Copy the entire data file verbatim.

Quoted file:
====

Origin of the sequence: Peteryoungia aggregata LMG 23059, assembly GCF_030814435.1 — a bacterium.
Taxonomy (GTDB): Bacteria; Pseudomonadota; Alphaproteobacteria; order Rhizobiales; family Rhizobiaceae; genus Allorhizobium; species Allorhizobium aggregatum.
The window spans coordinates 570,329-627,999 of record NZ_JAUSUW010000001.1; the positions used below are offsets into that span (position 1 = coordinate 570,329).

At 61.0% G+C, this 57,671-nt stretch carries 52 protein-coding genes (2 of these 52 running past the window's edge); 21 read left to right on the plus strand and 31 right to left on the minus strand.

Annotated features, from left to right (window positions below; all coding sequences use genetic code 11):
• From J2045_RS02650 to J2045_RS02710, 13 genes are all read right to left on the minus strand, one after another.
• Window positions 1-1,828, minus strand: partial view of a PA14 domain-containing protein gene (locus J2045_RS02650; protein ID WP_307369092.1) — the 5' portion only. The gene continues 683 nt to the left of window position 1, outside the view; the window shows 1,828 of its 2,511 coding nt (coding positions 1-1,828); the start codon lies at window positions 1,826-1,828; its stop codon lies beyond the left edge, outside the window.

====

Origin of the sequence: Peteryoungia aggregata LMG 23059, assembly GCF_030814435.1 — a bacterium.
Taxonomy (GTDB): Bacteria; Pseudomonadota; Alphaproteobacteria; order Rhizobiales; family Rhizobiaceae; genus Allorhizobium; species Allorhizobium aggregatum.
The window spans coordinates 570,329-627,999 of record NZ_JAUSUW010000001.1; the positions used below are offsets into that span (position 1 = coordinate 570,329).

At 61.0% G+C, this 57,671-nt stretch carries 52 protein-coding genes (2 of these 52 running past the window's edge); 21 read left to right on the plus strand and 31 right to left on the minus strand.

Annotated features, from left to right (window positions below; all coding sequences use genetic code 11):
• From J2045_RS02650 to J2045_RS02710, 13 genes are all read right to left on the minus strand, one after another.
• Window positions 1-1,828, minus strand: partial view of a PA14 domain-containing protein gene (locus J2045_RS02650; protein ID WP_307369092.1) — the 5' portion only. The gene continues 683 nt to the left of window position 1, outside the view; the window shows 1,828 of its 2,511 coding nt (coding positions 1-1,828); the start codon lies at window positions 1,826-1,828; its stop codon lies beyond the left edge, outside the window.